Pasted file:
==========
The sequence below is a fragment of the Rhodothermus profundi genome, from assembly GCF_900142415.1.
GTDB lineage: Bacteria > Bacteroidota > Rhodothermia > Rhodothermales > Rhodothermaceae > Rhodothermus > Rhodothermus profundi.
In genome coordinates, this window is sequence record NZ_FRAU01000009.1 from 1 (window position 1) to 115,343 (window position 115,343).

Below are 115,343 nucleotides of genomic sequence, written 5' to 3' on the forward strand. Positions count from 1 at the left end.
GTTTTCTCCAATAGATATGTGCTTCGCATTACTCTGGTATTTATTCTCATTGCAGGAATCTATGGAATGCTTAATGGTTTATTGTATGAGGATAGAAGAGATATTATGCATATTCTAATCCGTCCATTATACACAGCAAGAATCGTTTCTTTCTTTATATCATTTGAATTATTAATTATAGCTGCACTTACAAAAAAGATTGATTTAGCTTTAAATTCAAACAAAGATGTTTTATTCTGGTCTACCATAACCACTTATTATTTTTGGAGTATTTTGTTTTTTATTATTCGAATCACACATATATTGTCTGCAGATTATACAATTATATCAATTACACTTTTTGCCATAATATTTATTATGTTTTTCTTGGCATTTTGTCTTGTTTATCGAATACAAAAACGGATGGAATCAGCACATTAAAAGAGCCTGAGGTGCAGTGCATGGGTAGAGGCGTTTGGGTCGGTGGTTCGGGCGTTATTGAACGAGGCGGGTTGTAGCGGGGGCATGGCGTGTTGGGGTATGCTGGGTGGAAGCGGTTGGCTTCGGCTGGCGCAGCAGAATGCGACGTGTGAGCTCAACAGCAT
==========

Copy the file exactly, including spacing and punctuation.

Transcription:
The sequence below is a fragment of the Rhodothermus profundi genome, from assembly GCF_900142415.1.
GTDB lineage: Bacteria > Bacteroidota > Rhodothermia > Rhodothermales > Rhodothermaceae > Rhodothermus > Rhodothermus profundi.
In genome coordinates, this window is sequence record NZ_FRAU01000009.1 from 1 (window position 1) to 115,343 (window position 115,343).

Below are 115,343 nucleotides of genomic sequence, written 5' to 3' on the forward strand. Positions count from 1 at the left end.
GTTTTCTCCAATAGATATGTGCTTCGCATTACTCTGGTATTTATTCTCATTGCAGGAATCTATGGAATGCTTAATGGTTTATTGTATGAGGATAGAAGAGATATTATGCATATTCTAATCCGTCCATTATACACAGCAAGAATCGTTTCTTTCTTTATATCATTTGAATTATTAATTATAGCTGCACTTACAAAAAAGATTGATTTAGCTTTAAATTCAAACAAAGATGTTTTATTCTGGTCTACCATAACCACTTATTATTTTTGGAGTATTTTGTTTTTTATTATTCGAATCACACATATATTGTCTGCAGATTATACAATTATATCAATTACACTTTTTGCCATAATATTTATTATGTTTTTCTTGGCATTTTGTCTTGTTTATCGAATACAAAAACGGATGGAATCAGCACATTAAAAGAGCCTGAGGTGCAGTGCATGGGTAGAGGCGTTTGGGTCGGTGGTTCGGGCGTTATTGAACGAGGCGGGTTGTAGCGGGGGCATGGCGTGTTGGGGTATGCTGGGTGGAAGCGGTTGGCTTCGGCTGGCGCAGCAGAATGCGACGTGTGAGCTCAACAGCAT